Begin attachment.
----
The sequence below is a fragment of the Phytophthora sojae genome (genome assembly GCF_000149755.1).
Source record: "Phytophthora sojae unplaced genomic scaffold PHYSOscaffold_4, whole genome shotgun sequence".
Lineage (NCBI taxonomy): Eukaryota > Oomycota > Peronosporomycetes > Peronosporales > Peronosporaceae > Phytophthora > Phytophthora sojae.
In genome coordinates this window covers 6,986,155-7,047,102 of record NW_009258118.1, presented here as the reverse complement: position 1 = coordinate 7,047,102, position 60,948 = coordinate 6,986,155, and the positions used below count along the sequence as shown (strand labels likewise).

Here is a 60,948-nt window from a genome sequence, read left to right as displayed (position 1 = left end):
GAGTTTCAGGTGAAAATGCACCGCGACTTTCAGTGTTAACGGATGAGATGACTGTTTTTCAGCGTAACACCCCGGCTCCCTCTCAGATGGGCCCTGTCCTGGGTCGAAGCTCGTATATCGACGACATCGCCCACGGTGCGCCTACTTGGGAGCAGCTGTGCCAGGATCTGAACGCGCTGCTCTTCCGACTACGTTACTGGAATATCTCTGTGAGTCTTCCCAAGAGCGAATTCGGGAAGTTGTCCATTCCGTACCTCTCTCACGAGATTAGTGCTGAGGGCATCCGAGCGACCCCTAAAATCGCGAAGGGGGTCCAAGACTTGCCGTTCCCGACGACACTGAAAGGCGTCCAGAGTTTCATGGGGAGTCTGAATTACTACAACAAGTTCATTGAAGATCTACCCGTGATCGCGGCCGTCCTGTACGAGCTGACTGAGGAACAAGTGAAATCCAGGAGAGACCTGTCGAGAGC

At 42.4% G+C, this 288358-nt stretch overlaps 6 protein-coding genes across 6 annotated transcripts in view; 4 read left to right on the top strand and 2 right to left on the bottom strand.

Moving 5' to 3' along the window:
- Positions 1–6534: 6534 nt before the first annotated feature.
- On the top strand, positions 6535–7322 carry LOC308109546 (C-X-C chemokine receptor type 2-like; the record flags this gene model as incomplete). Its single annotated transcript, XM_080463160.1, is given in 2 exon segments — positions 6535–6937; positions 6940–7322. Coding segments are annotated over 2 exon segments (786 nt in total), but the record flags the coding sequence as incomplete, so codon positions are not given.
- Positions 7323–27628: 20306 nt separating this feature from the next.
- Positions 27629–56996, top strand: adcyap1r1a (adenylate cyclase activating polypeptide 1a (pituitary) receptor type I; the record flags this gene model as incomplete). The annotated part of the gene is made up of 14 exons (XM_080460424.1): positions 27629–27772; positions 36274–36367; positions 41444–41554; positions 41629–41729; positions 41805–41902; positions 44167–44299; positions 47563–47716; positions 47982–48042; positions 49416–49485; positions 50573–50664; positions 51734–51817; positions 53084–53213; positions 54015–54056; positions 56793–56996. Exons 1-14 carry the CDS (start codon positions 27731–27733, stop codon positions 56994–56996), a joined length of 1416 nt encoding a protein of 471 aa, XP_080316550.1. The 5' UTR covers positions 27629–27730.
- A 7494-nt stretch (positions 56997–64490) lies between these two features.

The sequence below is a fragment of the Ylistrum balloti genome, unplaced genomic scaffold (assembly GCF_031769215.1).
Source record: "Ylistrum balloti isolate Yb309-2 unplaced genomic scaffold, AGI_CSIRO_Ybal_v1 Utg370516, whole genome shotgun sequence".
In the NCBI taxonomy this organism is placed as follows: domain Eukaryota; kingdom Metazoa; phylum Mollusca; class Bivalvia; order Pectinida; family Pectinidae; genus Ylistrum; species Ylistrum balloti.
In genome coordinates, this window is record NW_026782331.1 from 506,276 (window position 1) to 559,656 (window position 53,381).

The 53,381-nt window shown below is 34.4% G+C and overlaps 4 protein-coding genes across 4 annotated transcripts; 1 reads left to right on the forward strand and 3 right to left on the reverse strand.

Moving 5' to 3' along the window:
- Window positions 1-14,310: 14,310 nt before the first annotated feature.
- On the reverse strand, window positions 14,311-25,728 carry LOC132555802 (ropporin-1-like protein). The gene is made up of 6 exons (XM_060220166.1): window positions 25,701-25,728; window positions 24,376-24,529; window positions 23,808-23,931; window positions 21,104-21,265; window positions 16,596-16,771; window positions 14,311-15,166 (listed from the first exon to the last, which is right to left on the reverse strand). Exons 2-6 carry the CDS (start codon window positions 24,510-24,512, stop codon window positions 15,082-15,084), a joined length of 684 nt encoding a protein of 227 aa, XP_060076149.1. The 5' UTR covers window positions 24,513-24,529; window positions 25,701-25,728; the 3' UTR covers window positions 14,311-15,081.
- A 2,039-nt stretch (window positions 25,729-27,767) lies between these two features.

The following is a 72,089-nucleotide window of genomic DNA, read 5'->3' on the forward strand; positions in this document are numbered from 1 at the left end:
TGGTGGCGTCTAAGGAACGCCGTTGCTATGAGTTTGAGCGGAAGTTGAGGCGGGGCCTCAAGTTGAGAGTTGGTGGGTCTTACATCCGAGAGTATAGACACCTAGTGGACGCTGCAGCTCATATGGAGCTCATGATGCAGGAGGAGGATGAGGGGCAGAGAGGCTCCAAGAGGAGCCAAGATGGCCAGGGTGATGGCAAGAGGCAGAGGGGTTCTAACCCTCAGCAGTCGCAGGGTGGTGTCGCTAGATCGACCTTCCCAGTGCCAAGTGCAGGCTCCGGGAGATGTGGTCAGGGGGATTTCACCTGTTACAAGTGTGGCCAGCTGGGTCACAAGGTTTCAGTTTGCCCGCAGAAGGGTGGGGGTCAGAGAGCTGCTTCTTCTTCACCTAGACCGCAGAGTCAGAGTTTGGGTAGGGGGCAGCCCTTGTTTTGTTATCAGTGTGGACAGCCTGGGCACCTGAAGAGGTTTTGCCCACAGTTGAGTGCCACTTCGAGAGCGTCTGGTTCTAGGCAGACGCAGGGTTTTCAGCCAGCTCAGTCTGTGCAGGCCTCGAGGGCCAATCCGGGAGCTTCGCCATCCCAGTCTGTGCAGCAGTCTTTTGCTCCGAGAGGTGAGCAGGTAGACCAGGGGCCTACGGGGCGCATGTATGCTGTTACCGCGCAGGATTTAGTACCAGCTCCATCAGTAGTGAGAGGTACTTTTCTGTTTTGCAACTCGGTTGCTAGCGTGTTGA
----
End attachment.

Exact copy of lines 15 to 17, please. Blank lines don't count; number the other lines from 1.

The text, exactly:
Source record: "Ylistrum balloti isolate Yb309-2 unplaced genomic scaffold, AGI_CSIRO_Ybal_v1 Utg370516, whole genome shotgun sequence".
In the NCBI taxonomy this organism is placed as follows: domain Eukaryota; kingdom Metazoa; phylum Mollusca; class Bivalvia; order Pectinida; family Pectinidae; genus Ylistrum; species Ylistrum balloti.
In genome coordinates, this window is record NW_026782331.1 from 506,276 (window position 1) to 559,656 (window position 53,381).